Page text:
After covering women in finance for almost two decades, I smell a revolution in the works.
Two new surveys show women are kicking the behinds of the financial industry’s male-dominated hierarchy.
A report released earlier this month by the financial-services firm Rothstein Kass reveals that female hedge-fund managers leveraged an average 8.9 percent return in the third quarter of 2012. A separate report from Hedge Fund Research showed that, globally, hedge funds averaged a mere 2.69 percent return during the same period.
This great news turns on its head the conventional view of women as averse to risk-taking and afraid to trust their gut instincts when it comes to investing.
But then there’s the Prudential Financial Inc.’s report on women’s financial experience and behaviors. Its 10th-anniversary edition, released last summer, displays a more traditional view of women as timid investors in need of guidance. Among the findings:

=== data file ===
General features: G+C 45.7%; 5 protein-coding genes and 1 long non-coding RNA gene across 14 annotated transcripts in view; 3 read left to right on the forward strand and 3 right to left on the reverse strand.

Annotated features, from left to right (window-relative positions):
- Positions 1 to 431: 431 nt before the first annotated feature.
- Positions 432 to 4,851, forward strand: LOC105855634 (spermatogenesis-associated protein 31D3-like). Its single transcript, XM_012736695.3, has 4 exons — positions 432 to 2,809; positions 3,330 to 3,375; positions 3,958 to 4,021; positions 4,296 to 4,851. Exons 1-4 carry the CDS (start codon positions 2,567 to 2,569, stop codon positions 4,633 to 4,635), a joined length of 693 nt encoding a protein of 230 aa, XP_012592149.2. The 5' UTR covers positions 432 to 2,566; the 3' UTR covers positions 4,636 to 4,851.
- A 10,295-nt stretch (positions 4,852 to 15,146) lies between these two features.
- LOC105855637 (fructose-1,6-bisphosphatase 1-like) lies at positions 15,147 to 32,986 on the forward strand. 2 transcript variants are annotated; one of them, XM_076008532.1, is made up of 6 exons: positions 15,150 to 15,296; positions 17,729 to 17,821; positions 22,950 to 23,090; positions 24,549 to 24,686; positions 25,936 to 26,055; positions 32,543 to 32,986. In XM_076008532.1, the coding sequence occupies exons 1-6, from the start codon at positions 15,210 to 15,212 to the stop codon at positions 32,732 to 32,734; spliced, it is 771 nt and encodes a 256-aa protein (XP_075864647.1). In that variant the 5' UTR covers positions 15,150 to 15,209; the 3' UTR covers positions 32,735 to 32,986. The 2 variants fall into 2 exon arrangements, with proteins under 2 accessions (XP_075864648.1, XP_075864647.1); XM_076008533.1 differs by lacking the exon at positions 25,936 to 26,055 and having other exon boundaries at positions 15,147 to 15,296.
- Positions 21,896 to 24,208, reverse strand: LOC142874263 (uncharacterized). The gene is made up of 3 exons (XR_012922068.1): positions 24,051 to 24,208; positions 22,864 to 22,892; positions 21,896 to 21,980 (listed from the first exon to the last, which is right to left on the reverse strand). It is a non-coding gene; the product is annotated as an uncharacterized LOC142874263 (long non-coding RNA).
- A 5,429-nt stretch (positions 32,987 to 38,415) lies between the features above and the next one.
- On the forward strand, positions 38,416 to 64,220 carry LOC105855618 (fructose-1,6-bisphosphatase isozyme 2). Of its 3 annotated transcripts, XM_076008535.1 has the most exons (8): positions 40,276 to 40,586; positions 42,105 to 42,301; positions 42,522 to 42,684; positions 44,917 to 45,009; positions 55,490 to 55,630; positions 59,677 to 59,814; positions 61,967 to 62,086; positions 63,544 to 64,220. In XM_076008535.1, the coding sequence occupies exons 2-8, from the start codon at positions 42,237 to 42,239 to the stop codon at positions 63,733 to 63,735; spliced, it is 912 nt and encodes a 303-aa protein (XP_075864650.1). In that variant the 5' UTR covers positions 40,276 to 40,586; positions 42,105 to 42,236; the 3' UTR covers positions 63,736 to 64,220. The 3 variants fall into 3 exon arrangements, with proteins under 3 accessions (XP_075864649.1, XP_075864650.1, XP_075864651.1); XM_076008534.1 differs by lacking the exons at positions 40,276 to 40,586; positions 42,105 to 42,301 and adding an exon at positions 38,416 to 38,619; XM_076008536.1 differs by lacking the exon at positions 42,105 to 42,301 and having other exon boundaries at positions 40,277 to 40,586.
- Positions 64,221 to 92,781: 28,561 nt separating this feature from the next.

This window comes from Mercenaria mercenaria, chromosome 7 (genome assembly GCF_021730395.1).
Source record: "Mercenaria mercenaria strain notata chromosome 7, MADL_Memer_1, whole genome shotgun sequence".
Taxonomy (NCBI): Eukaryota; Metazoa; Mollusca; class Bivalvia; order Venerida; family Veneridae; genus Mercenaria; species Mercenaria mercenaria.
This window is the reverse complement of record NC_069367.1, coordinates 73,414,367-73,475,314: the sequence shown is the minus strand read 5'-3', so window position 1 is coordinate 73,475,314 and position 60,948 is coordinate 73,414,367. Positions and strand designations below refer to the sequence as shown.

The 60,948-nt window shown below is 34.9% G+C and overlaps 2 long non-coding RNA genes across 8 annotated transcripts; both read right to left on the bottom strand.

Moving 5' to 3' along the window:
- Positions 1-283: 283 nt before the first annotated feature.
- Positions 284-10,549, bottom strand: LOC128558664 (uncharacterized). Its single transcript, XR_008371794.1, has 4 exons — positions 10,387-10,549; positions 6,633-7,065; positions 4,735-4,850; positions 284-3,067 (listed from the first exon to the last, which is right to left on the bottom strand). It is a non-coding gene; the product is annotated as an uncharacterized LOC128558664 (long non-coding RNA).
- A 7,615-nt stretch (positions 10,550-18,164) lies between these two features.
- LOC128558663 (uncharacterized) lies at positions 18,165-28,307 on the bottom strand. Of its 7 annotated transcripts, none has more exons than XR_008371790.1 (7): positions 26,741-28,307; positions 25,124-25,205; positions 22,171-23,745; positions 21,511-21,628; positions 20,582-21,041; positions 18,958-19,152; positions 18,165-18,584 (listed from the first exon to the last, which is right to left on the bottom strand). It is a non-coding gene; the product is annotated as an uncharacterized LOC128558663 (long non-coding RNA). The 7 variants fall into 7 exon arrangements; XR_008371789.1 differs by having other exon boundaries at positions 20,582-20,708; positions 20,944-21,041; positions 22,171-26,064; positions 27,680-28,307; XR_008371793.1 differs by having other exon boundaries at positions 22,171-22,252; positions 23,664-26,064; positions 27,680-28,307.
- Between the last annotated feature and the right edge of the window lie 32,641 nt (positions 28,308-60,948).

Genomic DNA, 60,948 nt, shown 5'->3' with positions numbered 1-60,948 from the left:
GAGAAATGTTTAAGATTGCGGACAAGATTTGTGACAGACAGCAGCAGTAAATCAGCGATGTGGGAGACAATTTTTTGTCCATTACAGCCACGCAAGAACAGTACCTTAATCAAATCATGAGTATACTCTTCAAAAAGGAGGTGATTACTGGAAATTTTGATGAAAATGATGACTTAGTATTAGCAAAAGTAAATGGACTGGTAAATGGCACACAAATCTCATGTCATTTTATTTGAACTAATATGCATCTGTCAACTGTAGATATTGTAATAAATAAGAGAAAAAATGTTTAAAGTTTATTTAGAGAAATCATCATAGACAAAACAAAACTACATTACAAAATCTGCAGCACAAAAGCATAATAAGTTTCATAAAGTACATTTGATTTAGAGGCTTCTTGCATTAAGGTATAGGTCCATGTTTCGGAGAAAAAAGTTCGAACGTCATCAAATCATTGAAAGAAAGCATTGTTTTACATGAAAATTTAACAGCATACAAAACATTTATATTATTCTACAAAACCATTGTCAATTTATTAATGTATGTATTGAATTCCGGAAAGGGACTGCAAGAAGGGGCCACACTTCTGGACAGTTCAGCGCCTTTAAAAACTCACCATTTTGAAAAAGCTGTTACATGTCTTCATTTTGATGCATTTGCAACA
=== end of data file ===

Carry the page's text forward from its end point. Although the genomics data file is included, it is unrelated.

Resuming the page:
“Women are not confident about making financial decisions, and do not fully understand many of the increasingly sophisticated financial products that are available.”
“Fewer than two in 10 women feel ‘very prepared’ to make wise financial decisions. Half indicate that they ‘need some help,’ and one-third feel that they ‘need a lot of help.’”
“Nearly nine in 10 of those who are looking for a lot of help need guidance on how to choose financial products. ... They say their knowledge of annuities, mutual funds and individual securities is limited.”
Granted, I’m picking and choosing these findings; the Prudential report also had some au courant findings about women investors that I’ve left out.
In general, the notion of white-gloved ladies too frail and feeble to fend for themselves in the cutthroat world of finance is giving way to new trends showing that, both as personal investors and as high financiers, women are much more emboldened. They can now take on and even beat investment decisions made by men.